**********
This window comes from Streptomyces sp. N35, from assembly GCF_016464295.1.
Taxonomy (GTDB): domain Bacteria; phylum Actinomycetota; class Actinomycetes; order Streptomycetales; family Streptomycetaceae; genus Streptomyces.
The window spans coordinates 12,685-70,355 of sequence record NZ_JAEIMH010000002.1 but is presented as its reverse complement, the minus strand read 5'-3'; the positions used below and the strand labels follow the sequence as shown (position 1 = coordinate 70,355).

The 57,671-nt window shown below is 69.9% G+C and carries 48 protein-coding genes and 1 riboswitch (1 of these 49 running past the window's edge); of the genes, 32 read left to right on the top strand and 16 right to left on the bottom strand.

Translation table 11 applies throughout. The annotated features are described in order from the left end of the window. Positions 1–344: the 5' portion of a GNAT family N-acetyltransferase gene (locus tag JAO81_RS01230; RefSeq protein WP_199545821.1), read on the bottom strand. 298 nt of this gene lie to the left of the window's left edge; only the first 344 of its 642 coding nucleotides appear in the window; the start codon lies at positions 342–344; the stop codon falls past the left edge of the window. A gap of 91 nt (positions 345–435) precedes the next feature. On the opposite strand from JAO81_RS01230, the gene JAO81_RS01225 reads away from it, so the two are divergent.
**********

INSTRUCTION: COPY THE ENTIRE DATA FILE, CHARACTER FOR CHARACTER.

This window comes from Streptomyces sp. N35, from assembly GCF_016464295.1.
Taxonomy (GTDB): domain Bacteria; phylum Actinomycetota; class Actinomycetes; order Streptomycetales; family Streptomycetaceae; genus Streptomyces.
The window spans coordinates 12,685-70,355 of sequence record NZ_JAEIMH010000002.1 but is presented as its reverse complement, the minus strand read 5'-3'; the positions used below and the strand labels follow the sequence as shown (position 1 = coordinate 70,355).

The 57,671-nt window shown below is 69.9% G+C and carries 48 protein-coding genes and 1 riboswitch (1 of these 49 running past the window's edge); of the genes, 32 read left to right on the top strand and 16 right to left on the bottom strand.

Translation table 11 applies throughout. The annotated features are described in order from the left end of the window. Positions 1–344: the 5' portion of a GNAT family N-acetyltransferase gene (locus tag JAO81_RS01230; RefSeq protein WP_199545821.1), read on the bottom strand. 298 nt of this gene lie to the left of the window's left edge; only the first 344 of its 642 coding nucleotides appear in the window; the start codon lies at positions 342–344; the stop codon falls past the left edge of the window. A gap of 91 nt (positions 345–435) precedes the next feature. On the opposite strand from JAO81_RS01230, the gene JAO81_RS01225 reads away from it, so the two are divergent.